Today, Our Military Kids is a national organization. Funded entirely by private donors, foundations and corporate sponsors. Since its inception, the group has provided more than 67,000 grants to military families across the country, allowing military kids the opportunity to participate in sports, arts and other activities while their parents are deployed or recovering from severe injuries sustained in combat. Participation in these activities helps military children cope with stress and build self-confidence while their parents are recovering or serving overseas.

4-Star Rating

While The Gifted Tree is so impressed with the mission of Our Military Kids, we are also attracted to the group’s financial acumen and transparency.  Our Military Kids has earned the highest possible 4-Star rating from Charity Navigator, the leading charity watchdog organization. Because of the group’s careful money management, a high percentage of donation dollars is going directly to fund kids’ grants, something that is important to The Gifted Tree and guided its decision to include the organization in our Trees for a Cause program.Two Our Military Kids children proudly holding their grant award certificates

How It Works

If you want to plant a tree in memory of, in celebration of or in honor of someone close to you and make a difference in a child’s life, consider our Trees for a Cause option. For Our Military Kids, help their worthwhile cause by planting in their Empower Tree Grove located in a U.S. National Forest. The exact location will be noted on the tree planting certificate. Choose from any of our certificate presentation options and select “Trees for a Cause – Our Military Kids” in the Tree Planting location in the drop down on the order page. Ten percent (10%) of the purchase price of your gift tree will be donated to the organization to directly help fund its programs, which ease stress for military kids by paying for participation in sports, fine arts, & tutoring programs while their parents are serving their country overseas or recovering from battle wounds.

Choose Trees for a Cause and help support Our Military Kids. Learn more or plant your tree by clicking here.

 

Beautiful assortment of painted rocks with inspirational messages painted on them

Here at The Gifted Tree, we receive comments from many of you who have received gift trees, and one common thread throughout is that the planting of a gift tree shows that the gift giver really cares. Whether it is to honor a lost loved one or to celebrate one of life’s milestone events, the recipient mentions how it is one of the most thoughtful gifts they have ever received.

The other day, I was on my typical weekend hike in the park when I sat down on a bench to get some wood chips out of my shoe. When I bent down to take off my shoe, I happened to notice a beautifully painted rock sitting in the grass next to one of the legs of the bench. Not only did the sun reflecting off the purple color catch my attention, but the beautifully painted design, along with the words “Life is beautiful, enjoy every moment,” could not be ignored.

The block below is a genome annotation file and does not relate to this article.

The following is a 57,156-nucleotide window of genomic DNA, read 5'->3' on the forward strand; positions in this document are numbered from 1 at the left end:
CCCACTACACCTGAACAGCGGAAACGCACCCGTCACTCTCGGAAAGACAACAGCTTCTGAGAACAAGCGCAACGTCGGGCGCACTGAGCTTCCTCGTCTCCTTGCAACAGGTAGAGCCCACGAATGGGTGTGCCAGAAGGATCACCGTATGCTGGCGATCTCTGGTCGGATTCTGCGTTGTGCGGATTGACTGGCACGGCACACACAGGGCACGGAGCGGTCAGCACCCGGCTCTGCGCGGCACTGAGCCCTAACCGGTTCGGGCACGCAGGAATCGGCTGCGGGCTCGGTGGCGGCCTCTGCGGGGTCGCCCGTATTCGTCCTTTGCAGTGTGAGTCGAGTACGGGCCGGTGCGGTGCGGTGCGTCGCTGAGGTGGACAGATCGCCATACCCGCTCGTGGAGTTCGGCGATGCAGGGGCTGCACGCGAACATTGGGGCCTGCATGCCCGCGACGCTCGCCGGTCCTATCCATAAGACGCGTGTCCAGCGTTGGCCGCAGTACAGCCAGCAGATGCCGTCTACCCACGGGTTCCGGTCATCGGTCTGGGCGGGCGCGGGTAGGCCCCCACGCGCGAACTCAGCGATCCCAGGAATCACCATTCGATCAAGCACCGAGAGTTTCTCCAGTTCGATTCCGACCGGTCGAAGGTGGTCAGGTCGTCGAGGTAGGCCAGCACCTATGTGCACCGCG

I picked the rock up for a closer inspection, and on the other side were painted words directing me to the website GoRock.com.  Painted rock with GoRock website URL and identifier number painted on the bottomPutting the rock in my water bottle holder pouch, I logged onto the website once I was back in my office. I discovered that this wasn’t some random rock that had fallen out of a kid’s backpack, but it had purposely been placed for someone to find, and that someone was me. Online, I could type in the rock identifier number on the label and discover where the rock was painted and the path it had taken before I discovered it.

It brought a smile to my face, and also the realization that the person who painted this rock had some of the same motives as our gift tree customers – wanting to show he or she cares. Just as The Gifted Tree plants gift trees in 20+ locations around the world, GoRock is a global community of rock painters spreading positive vibes all over the world, including the United States, Canada, the United Kingdom, Europe, New Zealand and Australia.

And just as you can virtually visit the areas around the world where your gift tree has been planted, on GoRock.com, you can see how many people have found that rock, and on a virtual world map, the journey that rock has taken around the globe.

Beautifully painted rock with inspirational message laying next to tree trunkAnd just as planting a gift tree can help you express your feelings, show you care, and connect on a personal level with someone important to you, finding a simple painted rock can help spread love, joy, and inspiration. Both gift trees and painted rocks stand out and have a lasting impact. Now I just must decide where I will re-hide the rock so that I can bring a smile to someone else’s face and have them create their own story of discovery!

 

Yours treely,

Doug

Forest and Mountain Stream

One question we receive frequently at The Gifted Tree concerns the role trees play in the keeping our water supply safe and clean. When one thinks of forests and majestic trees, a lot of us understand the vital role trees play in helping clean the air we breathe by acting as filters and removing harmful particles and pollutants.  Those same people are less familiar with the role trees play in purifying our water sources, including those that provide drinking water for millions of Americans every day.

Water is probably the most vital resource for our survival. Whether it be for drinking water or washing our clothes, the average American uses an estimated 80-100 gallons of water per day. For many of us, having access to clean drinking water and running water in our homes is a necessity that we often take for granted.

People are not the only ones who count on water for survival. Trees and animals also need water for their existence. Water availability has a direct impact on the health of forests and their inhabitants. Trees are made up of more than 50 percent water and need a steady source of it in order to grow and stay healthy. A single mature oak can consume over 40,000 gallons of water in a year!